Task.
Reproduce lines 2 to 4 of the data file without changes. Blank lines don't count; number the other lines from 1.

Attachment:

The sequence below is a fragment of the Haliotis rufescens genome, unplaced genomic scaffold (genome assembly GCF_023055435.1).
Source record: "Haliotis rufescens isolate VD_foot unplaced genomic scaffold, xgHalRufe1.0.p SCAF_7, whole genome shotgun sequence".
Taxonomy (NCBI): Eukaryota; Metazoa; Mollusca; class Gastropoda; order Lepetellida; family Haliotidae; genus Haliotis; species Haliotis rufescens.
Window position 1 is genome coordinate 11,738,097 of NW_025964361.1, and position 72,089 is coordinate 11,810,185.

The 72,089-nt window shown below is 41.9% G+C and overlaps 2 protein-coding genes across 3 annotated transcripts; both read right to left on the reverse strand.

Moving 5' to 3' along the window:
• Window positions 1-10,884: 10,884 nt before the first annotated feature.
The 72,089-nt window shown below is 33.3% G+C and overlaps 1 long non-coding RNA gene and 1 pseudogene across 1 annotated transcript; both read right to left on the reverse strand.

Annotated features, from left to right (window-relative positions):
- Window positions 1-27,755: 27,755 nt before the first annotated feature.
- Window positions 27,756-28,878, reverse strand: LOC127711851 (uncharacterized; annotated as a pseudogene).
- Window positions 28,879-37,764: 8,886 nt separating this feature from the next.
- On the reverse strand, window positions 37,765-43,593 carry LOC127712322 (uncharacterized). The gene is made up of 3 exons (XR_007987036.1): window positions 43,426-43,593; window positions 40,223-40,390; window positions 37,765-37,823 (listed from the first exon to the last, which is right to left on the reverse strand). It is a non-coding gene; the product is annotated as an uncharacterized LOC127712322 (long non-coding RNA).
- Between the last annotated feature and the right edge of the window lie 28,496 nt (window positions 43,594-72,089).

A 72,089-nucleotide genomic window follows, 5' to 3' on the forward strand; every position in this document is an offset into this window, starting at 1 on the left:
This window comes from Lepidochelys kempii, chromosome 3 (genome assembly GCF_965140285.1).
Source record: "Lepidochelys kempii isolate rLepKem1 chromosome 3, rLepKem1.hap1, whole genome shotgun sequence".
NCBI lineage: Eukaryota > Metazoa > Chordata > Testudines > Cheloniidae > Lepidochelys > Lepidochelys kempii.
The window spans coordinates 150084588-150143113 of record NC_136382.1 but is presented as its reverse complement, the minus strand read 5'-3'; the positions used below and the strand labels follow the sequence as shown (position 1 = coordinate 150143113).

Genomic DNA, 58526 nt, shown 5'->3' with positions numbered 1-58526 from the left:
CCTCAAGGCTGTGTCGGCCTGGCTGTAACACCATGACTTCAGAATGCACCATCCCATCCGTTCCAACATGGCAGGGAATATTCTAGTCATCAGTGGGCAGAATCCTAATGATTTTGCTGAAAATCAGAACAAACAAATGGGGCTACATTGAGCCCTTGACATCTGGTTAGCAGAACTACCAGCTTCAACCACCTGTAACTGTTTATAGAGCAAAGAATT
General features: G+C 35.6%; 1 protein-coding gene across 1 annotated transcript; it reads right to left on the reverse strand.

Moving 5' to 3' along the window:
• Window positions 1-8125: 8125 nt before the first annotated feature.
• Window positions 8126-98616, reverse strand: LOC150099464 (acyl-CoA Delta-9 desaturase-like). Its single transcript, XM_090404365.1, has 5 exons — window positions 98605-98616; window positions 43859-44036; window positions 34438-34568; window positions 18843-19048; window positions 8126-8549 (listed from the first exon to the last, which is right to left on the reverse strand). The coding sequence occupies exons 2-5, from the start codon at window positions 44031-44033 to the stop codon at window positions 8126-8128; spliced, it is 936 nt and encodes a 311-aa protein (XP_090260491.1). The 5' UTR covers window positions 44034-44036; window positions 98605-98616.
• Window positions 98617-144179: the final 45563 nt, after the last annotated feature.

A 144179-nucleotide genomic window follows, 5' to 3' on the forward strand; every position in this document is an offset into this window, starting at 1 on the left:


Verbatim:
Source record: "Haliotis rufescens isolate VD_foot unplaced genomic scaffold, xgHalRufe1.0.p SCAF_7, whole genome shotgun sequence".
Taxonomy (NCBI): Eukaryota; Metazoa; Mollusca; class Gastropoda; order Lepetellida; family Haliotidae; genus Haliotis; species Haliotis rufescens.
Window position 1 is genome coordinate 11,738,097 of NW_025964361.1, and position 72,089 is coordinate 11,810,185.